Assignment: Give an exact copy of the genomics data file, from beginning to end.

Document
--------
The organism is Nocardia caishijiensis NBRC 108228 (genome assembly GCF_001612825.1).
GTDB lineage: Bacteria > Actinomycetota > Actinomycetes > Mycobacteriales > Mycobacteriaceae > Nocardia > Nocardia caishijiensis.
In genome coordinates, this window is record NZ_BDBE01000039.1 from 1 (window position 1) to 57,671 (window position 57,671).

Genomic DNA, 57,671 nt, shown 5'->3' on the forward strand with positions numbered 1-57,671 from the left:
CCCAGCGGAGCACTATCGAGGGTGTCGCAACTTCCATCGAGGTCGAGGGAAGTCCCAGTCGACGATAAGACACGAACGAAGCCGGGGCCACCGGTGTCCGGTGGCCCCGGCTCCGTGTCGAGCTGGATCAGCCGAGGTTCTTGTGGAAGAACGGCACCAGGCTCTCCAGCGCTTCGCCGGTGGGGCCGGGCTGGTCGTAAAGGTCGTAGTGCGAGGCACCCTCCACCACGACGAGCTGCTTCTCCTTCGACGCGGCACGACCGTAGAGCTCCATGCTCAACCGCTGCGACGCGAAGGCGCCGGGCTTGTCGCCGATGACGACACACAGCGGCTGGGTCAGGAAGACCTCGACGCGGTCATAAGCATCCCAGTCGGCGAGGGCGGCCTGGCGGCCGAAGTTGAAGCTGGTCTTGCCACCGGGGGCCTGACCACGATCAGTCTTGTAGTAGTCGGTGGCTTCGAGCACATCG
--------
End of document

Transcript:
The organism is Nocardia caishijiensis NBRC 108228 (genome assembly GCF_001612825.1).
GTDB lineage: Bacteria > Actinomycetota > Actinomycetes > Mycobacteriales > Mycobacteriaceae > Nocardia > Nocardia caishijiensis.
In genome coordinates, this window is record NZ_BDBE01000039.1 from 1 (window position 1) to 57,671 (window position 57,671).

Genomic DNA, 57,671 nt, shown 5'->3' on the forward strand with positions numbered 1-57,671 from the left:
CCCAGCGGAGCACTATCGAGGGTGTCGCAACTTCCATCGAGGTCGAGGGAAGTCCCAGTCGACGATAAGACACGAACGAAGCCGGGGCCACCGGTGTCCGGTGGCCCCGGCTCCGTGTCGAGCTGGATCAGCCGAGGTTCTTGTGGAAGAACGGCACCAGGCTCTCCAGCGCTTCGCCGGTGGGGCCGGGCTGGTCGTAAAGGTCGTAGTGCGAGGCACCCTCCACCACGACGAGCTGCTTCTCCTTCGACGCGGCACGACCGTAGAGCTCCATGCTCAACCGCTGCGACGCGAAGGCGCCGGGCTTGTCGCCGATGACGACACACAGCGGCTGGGTCAGGAAGACCTCGACGCGGTCATAAGCATCCCAGTCGGCGAGGGCGGCCTGGCGGCCGAAGTTGAAGCTGGTCTTGCCACCGGGGGCCTGACCACGATCAGTCTTGTAGTAGTCGGTGGCTTCGAGCACATCG